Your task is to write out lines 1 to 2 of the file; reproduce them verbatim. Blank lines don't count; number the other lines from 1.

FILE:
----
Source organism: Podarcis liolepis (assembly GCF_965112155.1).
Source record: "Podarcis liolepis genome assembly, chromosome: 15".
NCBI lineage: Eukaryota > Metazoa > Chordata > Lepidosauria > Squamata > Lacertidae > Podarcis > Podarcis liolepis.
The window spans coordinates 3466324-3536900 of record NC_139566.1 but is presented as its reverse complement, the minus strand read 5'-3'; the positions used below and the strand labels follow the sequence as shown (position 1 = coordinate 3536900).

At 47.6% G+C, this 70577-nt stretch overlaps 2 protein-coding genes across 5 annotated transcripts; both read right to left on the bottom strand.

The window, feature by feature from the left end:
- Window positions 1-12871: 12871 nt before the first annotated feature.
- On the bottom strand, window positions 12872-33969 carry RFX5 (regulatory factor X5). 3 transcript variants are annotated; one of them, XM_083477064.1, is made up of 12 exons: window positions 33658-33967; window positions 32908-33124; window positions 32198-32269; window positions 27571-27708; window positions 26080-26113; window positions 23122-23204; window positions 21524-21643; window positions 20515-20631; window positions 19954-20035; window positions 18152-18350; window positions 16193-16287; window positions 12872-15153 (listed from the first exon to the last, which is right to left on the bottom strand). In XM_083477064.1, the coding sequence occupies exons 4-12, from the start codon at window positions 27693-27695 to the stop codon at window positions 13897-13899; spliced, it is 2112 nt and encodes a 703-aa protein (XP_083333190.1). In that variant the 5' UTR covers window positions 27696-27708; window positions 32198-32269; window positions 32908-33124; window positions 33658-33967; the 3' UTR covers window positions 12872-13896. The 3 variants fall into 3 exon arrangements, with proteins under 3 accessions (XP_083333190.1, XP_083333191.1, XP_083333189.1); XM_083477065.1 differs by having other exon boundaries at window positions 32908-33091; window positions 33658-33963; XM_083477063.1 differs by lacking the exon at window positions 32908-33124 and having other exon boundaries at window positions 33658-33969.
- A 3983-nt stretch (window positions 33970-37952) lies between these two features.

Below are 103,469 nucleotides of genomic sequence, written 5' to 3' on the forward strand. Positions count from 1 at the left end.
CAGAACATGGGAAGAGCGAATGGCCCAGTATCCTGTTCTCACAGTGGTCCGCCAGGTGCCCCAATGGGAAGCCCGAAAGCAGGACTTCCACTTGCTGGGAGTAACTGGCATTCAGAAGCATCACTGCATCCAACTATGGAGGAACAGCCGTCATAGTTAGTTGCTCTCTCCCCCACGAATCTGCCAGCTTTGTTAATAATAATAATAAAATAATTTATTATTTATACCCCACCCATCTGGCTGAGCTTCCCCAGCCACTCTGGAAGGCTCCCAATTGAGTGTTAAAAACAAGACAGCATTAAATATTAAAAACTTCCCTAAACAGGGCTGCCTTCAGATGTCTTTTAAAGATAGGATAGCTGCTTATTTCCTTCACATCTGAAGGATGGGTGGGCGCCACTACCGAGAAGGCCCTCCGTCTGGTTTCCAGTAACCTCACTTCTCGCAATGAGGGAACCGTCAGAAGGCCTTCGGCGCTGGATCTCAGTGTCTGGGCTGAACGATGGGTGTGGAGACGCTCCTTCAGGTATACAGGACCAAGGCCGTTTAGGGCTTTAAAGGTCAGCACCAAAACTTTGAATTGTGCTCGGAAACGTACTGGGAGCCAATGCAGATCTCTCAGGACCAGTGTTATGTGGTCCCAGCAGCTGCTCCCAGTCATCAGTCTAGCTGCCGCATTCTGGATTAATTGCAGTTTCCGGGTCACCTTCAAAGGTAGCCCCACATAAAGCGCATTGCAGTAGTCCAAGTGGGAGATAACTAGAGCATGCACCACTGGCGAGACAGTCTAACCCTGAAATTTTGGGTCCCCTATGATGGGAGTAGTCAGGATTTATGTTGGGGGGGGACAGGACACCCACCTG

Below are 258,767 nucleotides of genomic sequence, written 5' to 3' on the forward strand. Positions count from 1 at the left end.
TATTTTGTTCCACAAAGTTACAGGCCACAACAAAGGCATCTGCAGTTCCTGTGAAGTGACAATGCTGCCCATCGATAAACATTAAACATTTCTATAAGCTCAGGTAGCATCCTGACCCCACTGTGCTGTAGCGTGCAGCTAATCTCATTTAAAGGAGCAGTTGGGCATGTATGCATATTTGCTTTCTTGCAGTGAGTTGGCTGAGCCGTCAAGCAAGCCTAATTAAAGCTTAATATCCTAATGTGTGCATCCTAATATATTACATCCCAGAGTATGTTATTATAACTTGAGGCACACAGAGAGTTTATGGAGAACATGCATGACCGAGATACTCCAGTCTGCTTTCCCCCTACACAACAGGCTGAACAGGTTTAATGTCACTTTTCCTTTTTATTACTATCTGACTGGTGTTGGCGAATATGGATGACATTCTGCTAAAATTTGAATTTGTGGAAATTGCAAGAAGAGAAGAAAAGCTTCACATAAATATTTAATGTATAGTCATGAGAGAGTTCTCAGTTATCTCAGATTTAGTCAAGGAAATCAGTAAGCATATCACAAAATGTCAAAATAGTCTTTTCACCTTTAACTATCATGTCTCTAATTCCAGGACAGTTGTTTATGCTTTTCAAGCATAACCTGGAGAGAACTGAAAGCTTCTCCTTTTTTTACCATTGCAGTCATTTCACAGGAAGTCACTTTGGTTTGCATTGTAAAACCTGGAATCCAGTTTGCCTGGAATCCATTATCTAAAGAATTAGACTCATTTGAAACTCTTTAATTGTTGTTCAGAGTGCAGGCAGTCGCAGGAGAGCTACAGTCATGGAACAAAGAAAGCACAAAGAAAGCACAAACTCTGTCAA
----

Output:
Source organism: Podarcis liolepis (assembly GCF_965112155.1).
Source record: "Podarcis liolepis genome assembly, chromosome: 15".